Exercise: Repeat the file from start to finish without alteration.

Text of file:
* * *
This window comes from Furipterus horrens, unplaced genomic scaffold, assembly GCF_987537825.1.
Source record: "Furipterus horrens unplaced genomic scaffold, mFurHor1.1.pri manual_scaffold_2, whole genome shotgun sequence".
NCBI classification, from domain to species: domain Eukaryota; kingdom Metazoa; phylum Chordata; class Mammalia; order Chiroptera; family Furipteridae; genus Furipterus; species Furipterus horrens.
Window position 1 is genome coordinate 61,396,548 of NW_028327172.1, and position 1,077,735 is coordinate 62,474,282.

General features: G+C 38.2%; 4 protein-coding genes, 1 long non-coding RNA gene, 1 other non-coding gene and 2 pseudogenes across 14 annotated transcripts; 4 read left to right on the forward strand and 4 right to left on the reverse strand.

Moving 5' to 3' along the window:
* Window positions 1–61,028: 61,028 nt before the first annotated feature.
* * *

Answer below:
This window comes from Furipterus horrens, unplaced genomic scaffold, assembly GCF_987537825.1.
Source record: "Furipterus horrens unplaced genomic scaffold, mFurHor1.1.pri manual_scaffold_2, whole genome shotgun sequence".
NCBI classification, from domain to species: domain Eukaryota; kingdom Metazoa; phylum Chordata; class Mammalia; order Chiroptera; family Furipteridae; genus Furipterus; species Furipterus horrens.
Window position 1 is genome coordinate 61,396,548 of NW_028327172.1, and position 1,077,735 is coordinate 62,474,282.

General features: G+C 38.2%; 4 protein-coding genes, 1 long non-coding RNA gene, 1 other non-coding gene and 2 pseudogenes across 14 annotated transcripts; 4 read left to right on the forward strand and 4 right to left on the reverse strand.

Moving 5' to 3' along the window:
* Window positions 1–61,028: 61,028 nt before the first annotated feature.